Bereaved son praises Leeds medics who went 'above and beyond' in mother's final days

The son of an NHS office worker who died after testing positive for coronavirus has praised staff at St James's Hospital who went "above any beyond" to look after her.

Monday, 20th April 2020, 6:23 pm

Liz Shale, a grandmother-of-eight, died on April 9, having spent just over a week in hospital without her relatives by her bedside due to coronavirus restrictions.

The 61-year-old worked as an administration manager in palliative care at Bradford District Care NHS Foundation Trust.

She became ill and collapsed at home before being rushed to St James's Hospital and put on a ventilator, her son Jason said.

Sign up to our daily newsletter

The i newsletter cut through the noise

Liz Shale, a grandmother-of-eight, died on April 9 (Photo: PA Wire)

Staff did their utmost to ensure the family was kept informed of her condition, he said, and he paid tribute to the "creative" ways in which nurses at St James's tried to ease the added pain brought on by the enforced distance.

He said: "Normally, if someone was on a ventilator or in intensive care you would stay with them, you would see them, but we kind of lost all that the day she went into hospital.

"To anyone that ends up in our predicament, they have to trust that the nurses are doing the best they can. They genuinely went above and beyond in giving us all the information and I think they're trying their best."

He said that despite concerns around PPE shortages, healthcare staff "still turn up to work and they still go out of their way to do the best they can".

Mr Shale, who works as a mental health nurse in private healthcare, added that amid fears that medics might have for themselves, they are still dedicated to providing the best care they can.

The nurses caring for his mother had offered to let the family see into her room by videolink, and asked if there were any words they would like to be said before she died.

"They're still polite, they're still engaging," said Mr Shale. "They still try their best and they are going above and beyond and I think it's the little things like offering Facetime from their own mobile phone. They're coming up with creative ways.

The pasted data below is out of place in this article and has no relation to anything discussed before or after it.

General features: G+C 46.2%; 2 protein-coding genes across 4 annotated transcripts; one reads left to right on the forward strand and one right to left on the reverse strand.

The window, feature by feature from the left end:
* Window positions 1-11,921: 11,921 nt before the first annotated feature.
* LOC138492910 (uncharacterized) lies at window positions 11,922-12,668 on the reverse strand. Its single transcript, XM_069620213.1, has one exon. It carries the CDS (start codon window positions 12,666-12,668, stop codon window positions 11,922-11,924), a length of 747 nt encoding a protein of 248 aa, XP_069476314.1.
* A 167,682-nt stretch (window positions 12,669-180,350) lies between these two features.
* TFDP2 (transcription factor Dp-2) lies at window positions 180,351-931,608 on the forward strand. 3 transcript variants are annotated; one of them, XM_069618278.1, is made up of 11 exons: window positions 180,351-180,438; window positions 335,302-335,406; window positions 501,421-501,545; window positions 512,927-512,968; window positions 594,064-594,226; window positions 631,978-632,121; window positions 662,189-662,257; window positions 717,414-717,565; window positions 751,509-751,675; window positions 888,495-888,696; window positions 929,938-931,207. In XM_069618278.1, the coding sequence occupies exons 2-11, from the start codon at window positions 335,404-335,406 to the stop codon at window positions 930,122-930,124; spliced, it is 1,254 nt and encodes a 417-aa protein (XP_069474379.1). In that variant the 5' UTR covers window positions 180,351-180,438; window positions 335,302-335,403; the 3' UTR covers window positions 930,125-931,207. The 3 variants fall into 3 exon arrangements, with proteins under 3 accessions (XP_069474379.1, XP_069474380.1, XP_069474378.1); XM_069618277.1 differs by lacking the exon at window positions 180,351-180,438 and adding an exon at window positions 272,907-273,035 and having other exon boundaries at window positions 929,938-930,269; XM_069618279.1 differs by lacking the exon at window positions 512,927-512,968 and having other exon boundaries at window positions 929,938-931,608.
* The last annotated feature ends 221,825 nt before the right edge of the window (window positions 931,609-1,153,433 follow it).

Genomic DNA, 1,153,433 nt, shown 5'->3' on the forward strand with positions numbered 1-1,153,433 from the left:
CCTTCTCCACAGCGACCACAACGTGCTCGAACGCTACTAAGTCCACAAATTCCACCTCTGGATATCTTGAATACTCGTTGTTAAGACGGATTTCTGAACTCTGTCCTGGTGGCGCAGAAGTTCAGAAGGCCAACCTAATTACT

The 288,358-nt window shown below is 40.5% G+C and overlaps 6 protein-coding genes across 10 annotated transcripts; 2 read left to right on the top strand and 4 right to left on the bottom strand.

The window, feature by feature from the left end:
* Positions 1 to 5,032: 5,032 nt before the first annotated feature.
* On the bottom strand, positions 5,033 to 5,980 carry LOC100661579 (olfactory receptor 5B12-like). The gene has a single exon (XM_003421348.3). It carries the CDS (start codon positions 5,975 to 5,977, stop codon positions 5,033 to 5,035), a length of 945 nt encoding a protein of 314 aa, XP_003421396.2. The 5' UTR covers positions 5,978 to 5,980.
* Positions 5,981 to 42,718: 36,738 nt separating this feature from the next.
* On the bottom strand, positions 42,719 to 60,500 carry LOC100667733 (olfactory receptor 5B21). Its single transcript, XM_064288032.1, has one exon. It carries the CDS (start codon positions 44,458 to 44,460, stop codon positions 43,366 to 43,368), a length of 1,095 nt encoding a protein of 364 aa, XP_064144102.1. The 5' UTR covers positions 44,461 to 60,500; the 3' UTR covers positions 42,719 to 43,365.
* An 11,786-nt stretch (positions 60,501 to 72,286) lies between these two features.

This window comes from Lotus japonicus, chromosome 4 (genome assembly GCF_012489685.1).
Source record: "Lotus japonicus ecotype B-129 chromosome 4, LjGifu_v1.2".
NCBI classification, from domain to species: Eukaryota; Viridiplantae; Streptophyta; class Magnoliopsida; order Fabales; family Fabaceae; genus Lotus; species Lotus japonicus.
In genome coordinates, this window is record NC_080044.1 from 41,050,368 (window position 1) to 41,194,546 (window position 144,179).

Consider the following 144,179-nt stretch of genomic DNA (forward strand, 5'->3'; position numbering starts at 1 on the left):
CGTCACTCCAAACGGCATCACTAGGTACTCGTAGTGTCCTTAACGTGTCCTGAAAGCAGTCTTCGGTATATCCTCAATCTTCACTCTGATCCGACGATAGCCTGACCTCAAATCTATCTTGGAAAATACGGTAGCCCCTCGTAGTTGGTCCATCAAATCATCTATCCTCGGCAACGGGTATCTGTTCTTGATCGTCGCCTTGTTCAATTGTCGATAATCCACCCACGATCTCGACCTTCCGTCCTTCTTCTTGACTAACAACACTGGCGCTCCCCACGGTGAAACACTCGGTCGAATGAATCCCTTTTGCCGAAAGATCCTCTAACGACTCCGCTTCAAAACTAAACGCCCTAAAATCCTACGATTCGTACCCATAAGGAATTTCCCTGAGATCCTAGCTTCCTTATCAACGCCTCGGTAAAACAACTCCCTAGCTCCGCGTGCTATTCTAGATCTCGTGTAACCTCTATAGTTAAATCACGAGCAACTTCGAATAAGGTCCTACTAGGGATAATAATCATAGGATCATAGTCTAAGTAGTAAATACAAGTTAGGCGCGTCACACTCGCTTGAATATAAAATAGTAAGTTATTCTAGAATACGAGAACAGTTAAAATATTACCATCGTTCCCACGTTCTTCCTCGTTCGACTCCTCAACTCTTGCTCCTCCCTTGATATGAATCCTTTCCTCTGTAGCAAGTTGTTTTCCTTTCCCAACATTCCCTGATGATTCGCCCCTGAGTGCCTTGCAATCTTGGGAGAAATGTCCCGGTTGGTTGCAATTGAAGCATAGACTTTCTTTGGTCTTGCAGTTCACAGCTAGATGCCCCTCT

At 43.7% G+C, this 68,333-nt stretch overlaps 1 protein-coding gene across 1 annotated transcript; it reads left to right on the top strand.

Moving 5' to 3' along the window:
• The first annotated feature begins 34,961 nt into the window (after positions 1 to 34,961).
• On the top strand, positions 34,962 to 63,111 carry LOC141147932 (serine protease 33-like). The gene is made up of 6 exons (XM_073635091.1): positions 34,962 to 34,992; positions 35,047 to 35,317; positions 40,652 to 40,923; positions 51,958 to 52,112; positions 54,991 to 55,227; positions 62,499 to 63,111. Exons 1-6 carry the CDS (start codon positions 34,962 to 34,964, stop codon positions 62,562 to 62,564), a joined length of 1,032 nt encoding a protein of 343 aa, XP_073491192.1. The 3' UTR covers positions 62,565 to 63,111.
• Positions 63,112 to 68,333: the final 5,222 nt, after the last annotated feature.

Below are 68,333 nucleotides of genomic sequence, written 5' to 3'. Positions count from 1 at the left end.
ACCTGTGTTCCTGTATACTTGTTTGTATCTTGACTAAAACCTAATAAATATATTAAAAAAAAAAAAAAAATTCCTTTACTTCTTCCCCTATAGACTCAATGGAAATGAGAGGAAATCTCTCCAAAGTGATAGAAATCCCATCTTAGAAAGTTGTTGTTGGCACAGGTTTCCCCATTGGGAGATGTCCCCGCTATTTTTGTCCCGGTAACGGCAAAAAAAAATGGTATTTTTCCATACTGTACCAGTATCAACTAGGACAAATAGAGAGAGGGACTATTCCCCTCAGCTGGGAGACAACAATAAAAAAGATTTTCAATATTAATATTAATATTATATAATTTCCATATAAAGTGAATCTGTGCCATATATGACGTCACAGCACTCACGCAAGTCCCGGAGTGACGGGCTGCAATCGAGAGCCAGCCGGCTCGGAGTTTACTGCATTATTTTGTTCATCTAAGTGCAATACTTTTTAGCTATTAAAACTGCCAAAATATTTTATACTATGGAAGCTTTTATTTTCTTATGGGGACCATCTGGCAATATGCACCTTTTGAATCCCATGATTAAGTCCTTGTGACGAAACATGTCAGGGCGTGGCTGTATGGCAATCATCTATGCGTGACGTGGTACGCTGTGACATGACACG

"If you wanted a doctor they got a doctor, if you wanted a consultant they got a consultant to phone you. So they really did try their best to make sure they covered absolutely everything."

Mr Shale paid tribute to his mother who he described as "bubbly" and someone who cared about others.

Editor’s note:

First and foremost - and rarely have I written down these words with more sincerity - I hope this finds you well.

Almost certainly you are here because you value the quality and the integrity of the journalism produced by The Yorkshire Post’s journalists - almost all of which live alongside you in Yorkshire, spending the wages they earn with Yorkshire businesses - who last year took this title to the industry watchdog’s Most Trusted Newspaper in Britain accolade.

And that is why I must make an urgent request of you: as advertising revenue declines, your support becomes evermore crucial to the maintenance of the journalistic standards expected of The Yorkshire Post. If you can, safely, please buy a paper or take up a subscription. We want to continue to make you proud of Yorkshire’s National Newspaper but we are going to need your help.

Postal subscription copies can be ordered by calling 0330 4030066 or by emailing [email protected]. Vouchers, to be exchanged at retail sales outlets - our newsagents need you, too - can be subscribed to by contacting subscriptions on 0330 1235950 or by visiting where you should select The Yorkshire Post from the list of titles available.

If you want to help right now, download our tablet app from the App / Play Stores. Every contribution you make helps to provide this county with the best regional journalism in the country.

Sincerely. Thank you.

James Mitchinson